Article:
Industrial Trades Pros is an IMA B2B Partner
We all know that the United States is in the middle of a skilled labor shortage. There are not enough mechanics, machinists, welders and other important tradesmen and tradeswomen. But how could this skills gap impact the make-up and size of companies operating within our industries?
A recent study by Rajshree Agarwal and Serguey Braguinsky of the University of Maryland and Atsushi Ohyama of Hitotsubashi University focusing on Japanese cotton-spinning manufacturers in the 19th century reveals a similar situation to the one that we face today. As the supply of high skilled engineers tightened, the firms that were able to maintain what they call the highest “center of gravity” successfully attracted and retained the best talent and achieved growth. These companies took aggressive steps to attract skilled workers and modified their cultures to welcome that talent into their management. The firms that made these adjustments thrived, acquired smaller companies and grew. The ones that did not vanished. The result was a major consolidation of manufacturing employers to a dominant seven.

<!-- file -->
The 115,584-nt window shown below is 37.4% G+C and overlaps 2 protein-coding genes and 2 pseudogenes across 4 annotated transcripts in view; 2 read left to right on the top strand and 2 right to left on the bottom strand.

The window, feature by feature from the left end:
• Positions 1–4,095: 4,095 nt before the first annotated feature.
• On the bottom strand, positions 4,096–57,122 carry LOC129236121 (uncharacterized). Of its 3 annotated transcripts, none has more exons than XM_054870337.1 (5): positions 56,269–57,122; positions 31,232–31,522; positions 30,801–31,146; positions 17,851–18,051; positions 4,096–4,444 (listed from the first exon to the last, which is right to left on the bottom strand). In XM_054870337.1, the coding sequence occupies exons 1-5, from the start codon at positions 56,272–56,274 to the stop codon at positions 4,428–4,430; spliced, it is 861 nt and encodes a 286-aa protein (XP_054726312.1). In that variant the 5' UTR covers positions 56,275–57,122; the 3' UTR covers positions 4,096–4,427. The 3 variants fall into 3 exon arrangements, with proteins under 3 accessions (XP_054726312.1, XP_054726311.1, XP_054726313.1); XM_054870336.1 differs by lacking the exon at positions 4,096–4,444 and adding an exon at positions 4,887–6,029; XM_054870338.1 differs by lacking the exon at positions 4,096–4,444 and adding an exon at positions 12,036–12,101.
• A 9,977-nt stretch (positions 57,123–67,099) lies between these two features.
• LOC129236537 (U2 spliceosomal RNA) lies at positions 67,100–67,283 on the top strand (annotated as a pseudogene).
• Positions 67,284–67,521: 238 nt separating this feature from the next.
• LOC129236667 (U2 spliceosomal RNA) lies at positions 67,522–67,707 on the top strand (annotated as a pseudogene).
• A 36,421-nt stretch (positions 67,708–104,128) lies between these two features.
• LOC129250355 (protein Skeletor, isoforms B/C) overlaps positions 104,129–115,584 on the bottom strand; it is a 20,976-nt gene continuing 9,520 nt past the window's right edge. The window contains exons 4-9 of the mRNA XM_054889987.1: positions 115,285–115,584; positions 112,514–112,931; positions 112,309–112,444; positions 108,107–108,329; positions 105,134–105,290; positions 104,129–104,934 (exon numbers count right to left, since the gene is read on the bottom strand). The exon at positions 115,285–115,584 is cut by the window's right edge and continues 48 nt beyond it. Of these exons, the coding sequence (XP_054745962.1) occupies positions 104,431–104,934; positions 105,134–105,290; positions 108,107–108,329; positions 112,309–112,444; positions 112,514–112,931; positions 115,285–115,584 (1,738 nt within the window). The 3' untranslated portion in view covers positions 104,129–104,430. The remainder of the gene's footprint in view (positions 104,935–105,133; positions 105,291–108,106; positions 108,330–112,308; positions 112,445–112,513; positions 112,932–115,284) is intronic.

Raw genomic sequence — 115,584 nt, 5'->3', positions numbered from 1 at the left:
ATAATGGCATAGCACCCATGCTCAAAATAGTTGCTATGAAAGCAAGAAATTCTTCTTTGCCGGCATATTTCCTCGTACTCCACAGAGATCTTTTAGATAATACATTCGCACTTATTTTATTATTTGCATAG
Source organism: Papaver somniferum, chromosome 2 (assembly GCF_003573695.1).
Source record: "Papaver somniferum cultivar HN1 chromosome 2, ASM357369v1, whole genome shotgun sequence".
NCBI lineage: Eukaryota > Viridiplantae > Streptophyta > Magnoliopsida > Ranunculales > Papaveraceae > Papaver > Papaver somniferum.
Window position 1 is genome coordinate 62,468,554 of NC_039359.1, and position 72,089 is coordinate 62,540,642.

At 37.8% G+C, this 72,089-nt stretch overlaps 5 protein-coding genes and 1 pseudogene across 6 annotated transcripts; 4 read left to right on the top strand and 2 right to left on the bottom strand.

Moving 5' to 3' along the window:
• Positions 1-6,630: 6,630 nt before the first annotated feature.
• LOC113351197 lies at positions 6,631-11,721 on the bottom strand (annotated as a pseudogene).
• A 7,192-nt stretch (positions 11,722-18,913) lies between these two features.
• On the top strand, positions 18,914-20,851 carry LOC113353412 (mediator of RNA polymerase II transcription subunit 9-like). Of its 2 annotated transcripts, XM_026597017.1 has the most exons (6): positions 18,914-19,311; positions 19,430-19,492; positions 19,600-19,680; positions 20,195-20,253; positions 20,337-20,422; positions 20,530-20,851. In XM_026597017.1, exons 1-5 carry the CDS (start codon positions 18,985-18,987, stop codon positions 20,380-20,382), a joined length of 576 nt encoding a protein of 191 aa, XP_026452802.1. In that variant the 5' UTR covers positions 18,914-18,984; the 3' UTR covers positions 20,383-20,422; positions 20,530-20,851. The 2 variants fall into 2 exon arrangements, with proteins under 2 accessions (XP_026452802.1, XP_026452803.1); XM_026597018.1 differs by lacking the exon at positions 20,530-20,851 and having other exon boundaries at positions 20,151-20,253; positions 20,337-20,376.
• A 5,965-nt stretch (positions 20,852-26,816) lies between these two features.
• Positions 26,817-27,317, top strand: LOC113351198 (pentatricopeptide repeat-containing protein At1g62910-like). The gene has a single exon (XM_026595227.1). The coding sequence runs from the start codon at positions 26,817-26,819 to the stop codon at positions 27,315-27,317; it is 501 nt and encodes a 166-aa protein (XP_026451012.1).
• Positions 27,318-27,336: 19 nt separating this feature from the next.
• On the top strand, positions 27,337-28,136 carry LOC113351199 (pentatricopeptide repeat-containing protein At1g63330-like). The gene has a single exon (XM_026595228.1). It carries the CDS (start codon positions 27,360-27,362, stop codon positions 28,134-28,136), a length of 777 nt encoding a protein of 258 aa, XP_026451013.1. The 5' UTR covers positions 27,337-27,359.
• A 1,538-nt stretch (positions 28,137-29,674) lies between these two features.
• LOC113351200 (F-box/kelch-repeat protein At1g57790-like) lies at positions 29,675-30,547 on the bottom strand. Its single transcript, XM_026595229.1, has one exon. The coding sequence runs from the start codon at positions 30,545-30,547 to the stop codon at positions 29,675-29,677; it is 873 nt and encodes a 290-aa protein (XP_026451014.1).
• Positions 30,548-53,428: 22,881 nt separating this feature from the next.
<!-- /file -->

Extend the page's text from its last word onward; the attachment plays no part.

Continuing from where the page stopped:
How do the events of the 19th century in Japan shed light on the future of our industrial economy? We now face a future of manufacturing “winners” and “losers” based largely on our ability to attract talent. We believe mom and pop manufacturers as a category are most susceptible to these pressures. The outcome is not predetermined but the pressure is on for smaller companies to raise the bar on the way they attract, train and retain their people so they can compete with companies that can more easily achieve this “center of gravity.”
With more client orders available than most manufacturers have the capacity for, the ability to find skilled trades talent will be the key to growth.
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